Tracking has been around a long time and for good reason – it’s a fun and challenging sport for dogs and it’s idea for people who enjoy the great outdoors. In tracking, dogs are taught to follow human scent. Someone (you or another person) “lays” a track by walking through a field, a forest, a park, a parking lot, a playground, or a combination/mixture of surfaces, depending on the kind of tracking you are doing. As the person walks, he/she drops “articles” (items such as a glove, a sock, a bandana, a wallet, a tin or plastic container) along the way for the dog to find. With handler in tow at the end of a 20-40 foot line, the dog follows the track, finding the articles that were dropped. The track can be anywhere from 400 to 1,000 yards in length and be one and a half to five hours old. The track must incorporate turns and, as the difficulty increases, it also must go through changes of cover as well as through/past obstacles (a tree, a path, a wooded area, the cross track of another person). The handler cannot see the track so must rely on the dog to get from start to finish and find what’s been dropped. It’s an incredible experience and an incomparable feeling to put that much trust in your dog, your relationship, and your training. The bottom line: it’s fun. All you need to get started in tracking is a dog who likes to sniff, a long line, a tracking harness, treats, items for the dog to find, a good pair of hiking boots, weather-appropriate outdoor clothing and bug spray (yes, ticks, mosquitoes and the like are inevitable, sorry to say). Dogs of any age, breed or mix of breeds can do this activity. The sport of tracking is governed by the American Kennel Club, and dogs can earn AKC tracking titles: TD (Tracking Dog), TDX (Tracking Dog Excellent), TDU (Tracking Dog Urban), VST (Variable Surface Tracking Tracking), CT (Champion Tracker). Before a dog can participate in a tracking test, he must be tracking certified by an AKC tracking judge through a pre-evaluation process.
Search and Rescue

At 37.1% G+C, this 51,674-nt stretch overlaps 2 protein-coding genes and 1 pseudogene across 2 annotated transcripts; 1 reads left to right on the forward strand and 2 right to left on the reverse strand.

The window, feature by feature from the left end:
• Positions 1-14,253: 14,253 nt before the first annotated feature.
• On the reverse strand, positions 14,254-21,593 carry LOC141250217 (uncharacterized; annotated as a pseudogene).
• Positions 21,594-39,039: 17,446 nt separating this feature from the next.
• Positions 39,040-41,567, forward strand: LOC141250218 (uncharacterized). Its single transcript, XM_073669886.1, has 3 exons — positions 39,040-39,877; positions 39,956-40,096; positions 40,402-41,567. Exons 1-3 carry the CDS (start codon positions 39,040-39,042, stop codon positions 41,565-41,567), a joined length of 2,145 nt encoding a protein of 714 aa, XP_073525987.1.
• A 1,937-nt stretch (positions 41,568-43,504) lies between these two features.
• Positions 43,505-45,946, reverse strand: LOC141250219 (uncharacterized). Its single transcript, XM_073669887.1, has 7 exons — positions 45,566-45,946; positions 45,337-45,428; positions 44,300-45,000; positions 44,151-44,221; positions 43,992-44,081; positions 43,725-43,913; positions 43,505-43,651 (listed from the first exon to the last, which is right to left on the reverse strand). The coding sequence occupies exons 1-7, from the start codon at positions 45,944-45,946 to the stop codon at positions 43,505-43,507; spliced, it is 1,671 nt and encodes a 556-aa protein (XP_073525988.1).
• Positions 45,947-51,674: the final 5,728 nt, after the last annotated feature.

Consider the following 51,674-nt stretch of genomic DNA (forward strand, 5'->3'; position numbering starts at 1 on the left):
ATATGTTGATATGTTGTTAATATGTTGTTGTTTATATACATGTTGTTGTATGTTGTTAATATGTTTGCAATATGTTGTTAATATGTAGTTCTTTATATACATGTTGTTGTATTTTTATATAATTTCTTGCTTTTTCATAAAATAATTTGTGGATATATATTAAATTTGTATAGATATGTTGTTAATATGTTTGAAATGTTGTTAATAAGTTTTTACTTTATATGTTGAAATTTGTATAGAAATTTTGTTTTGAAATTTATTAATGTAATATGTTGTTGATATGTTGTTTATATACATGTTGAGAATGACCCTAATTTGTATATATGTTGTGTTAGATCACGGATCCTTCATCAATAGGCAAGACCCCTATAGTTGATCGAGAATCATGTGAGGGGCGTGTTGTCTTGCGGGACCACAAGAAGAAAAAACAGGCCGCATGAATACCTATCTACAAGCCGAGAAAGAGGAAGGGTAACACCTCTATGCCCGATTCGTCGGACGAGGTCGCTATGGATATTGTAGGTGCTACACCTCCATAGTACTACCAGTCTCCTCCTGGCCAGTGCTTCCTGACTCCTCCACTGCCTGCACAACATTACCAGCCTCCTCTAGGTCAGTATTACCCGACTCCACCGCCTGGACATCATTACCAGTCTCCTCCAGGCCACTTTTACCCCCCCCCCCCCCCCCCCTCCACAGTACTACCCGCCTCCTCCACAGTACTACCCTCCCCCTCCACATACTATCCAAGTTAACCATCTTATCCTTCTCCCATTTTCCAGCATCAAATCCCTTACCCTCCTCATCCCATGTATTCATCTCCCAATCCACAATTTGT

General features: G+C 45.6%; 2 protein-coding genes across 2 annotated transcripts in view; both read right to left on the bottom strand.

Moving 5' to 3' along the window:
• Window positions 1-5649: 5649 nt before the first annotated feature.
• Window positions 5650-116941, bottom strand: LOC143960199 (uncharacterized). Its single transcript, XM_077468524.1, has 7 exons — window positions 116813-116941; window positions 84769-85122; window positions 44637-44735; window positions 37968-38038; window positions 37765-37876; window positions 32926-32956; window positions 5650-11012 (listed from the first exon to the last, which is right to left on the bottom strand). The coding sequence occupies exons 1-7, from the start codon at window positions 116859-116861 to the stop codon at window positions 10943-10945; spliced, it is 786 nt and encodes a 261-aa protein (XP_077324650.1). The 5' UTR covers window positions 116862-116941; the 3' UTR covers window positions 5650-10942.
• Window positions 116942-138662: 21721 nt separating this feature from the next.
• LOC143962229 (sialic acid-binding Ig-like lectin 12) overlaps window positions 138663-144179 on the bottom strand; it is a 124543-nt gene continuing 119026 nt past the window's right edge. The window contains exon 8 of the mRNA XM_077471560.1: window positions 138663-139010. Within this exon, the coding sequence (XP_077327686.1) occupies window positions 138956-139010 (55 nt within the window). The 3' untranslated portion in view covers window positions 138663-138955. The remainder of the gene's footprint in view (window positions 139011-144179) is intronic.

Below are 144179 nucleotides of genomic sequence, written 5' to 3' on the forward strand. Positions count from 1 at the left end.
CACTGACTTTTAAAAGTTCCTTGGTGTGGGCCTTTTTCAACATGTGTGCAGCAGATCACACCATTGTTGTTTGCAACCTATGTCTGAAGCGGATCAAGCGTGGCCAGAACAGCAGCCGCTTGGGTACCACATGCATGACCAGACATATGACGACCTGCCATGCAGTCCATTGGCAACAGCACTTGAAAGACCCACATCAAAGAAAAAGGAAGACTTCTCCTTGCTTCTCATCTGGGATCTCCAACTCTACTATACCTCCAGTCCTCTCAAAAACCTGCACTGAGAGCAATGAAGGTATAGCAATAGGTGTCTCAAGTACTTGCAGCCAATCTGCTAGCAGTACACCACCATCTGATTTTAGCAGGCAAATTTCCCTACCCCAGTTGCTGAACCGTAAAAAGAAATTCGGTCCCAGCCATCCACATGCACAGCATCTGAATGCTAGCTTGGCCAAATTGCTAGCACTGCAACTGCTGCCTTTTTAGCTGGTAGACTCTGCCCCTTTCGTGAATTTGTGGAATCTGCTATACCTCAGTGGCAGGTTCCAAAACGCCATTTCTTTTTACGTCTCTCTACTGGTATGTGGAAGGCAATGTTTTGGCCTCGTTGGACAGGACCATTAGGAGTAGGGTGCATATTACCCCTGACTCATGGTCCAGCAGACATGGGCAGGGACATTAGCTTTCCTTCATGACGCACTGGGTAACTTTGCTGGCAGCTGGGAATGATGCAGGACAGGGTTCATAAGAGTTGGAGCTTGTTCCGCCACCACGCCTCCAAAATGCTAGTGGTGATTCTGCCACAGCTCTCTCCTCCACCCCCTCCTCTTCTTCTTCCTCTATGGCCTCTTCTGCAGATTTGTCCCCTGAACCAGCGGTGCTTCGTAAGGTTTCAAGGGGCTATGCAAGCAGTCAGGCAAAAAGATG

Search and Rescue is another nose/scent-based activity and it’s especially appropriate for high-drive, dogs – even better if they are toy fanatics. In SAR, there are three disciplines: tracking/trailing, area search, human remains detection (HRD). For tracking/trailing, the dog is in a harness with a long line attached. He is taught to follow a human scent, with handler in tow – much like recreational tracking described above. However, instead of finding an article at the end of the track, the dog finds a person. For area search, the dog uses his nose to find someone who is lost. The dog is set free by its handler to search a specific area. When the dog finds the “victim” he either returns to his handler to let it be known that someone was found or he stays with the victim and barks until his handler arrives. For HRD, the dog is taught to find the scent of cadaver and to let his handler know, through a final trained response, when the mission is accomplished. HRD dogs work off leash, and they are taught to stay with the source once they have indicated that they have found it. SAR work is intense and demanding. It involves weekly practice with the team in addition to regular training between practices. A volunteer commitment, being a SAR team member can be quite an investment when you add up the costs of equipment, gas/travel, training (many SAR people attend seminars and workshops all across the country at their own expense), certification, clothing, and gear for both handler and dog. In addition, SAR teams, once both are certified must be available at all hours of the day or night should they be needed for a search. To learn more about this demanding and rewarding option, check out one of the local teams at the Northstar Search and Rescue website.